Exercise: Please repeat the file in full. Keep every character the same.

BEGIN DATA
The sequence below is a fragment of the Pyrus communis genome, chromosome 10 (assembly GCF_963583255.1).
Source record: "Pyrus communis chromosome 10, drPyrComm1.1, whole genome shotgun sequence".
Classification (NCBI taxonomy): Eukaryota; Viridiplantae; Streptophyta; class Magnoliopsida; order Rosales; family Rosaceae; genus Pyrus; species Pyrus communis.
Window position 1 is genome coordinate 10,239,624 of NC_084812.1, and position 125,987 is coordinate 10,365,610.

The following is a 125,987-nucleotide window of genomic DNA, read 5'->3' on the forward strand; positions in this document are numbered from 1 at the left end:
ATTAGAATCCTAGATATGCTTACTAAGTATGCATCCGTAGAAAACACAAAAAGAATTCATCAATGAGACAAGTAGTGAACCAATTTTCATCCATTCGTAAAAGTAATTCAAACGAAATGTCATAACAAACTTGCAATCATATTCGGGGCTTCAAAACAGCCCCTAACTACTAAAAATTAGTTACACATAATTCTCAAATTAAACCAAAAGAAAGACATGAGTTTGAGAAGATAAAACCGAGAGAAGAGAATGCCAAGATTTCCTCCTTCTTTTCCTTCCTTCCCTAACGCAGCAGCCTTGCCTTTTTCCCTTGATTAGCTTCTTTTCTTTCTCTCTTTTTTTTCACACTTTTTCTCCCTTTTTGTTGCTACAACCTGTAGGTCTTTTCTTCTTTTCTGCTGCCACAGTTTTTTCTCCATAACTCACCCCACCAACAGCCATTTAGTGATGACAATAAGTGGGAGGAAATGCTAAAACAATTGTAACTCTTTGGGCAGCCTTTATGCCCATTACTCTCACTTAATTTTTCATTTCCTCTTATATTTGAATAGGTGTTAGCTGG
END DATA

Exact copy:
The sequence below is a fragment of the Pyrus communis genome, chromosome 10 (assembly GCF_963583255.1).
Source record: "Pyrus communis chromosome 10, drPyrComm1.1, whole genome shotgun sequence".
Classification (NCBI taxonomy): Eukaryota; Viridiplantae; Streptophyta; class Magnoliopsida; order Rosales; family Rosaceae; genus Pyrus; species Pyrus communis.
Window position 1 is genome coordinate 10,239,624 of NC_084812.1, and position 125,987 is coordinate 10,365,610.

The following is a 125,987-nucleotide window of genomic DNA, read 5'->3' on the forward strand; positions in this document are numbered from 1 at the left end:
ATTAGAATCCTAGATATGCTTACTAAGTATGCATCCGTAGAAAACACAAAAAGAATTCATCAATGAGACAAGTAGTGAACCAATTTTCATCCATTCGTAAAAGTAATTCAAACGAAATGTCATAACAAACTTGCAATCATATTCGGGGCTTCAAAACAGCCCCTAACTACTAAAAATTAGTTACACATAATTCTCAAATTAAACCAAAAGAAAGACATGAGTTTGAGAAGATAAAACCGAGAGAAGAGAATGCCAAGATTTCCTCCTTCTTTTCCTTCCTTCCCTAACGCAGCAGCCTTGCCTTTTTCCCTTGATTAGCTTCTTTTCTTTCTCTCTTTTTTTTCACACTTTTTCTCCCTTTTTGTTGCTACAACCTGTAGGTCTTTTCTTCTTTTCTGCTGCCACAGTTTTTTCTCCATAACTCACCCCACCAACAGCCATTTAGTGATGACAATAAGTGGGAGGAAATGCTAAAACAATTGTAACTCTTTGGGCAGCCTTTATGCCCATTACTCTCACTTAATTTTTCATTTCCTCTTATATTTGAATAGGTGTTAGCTGG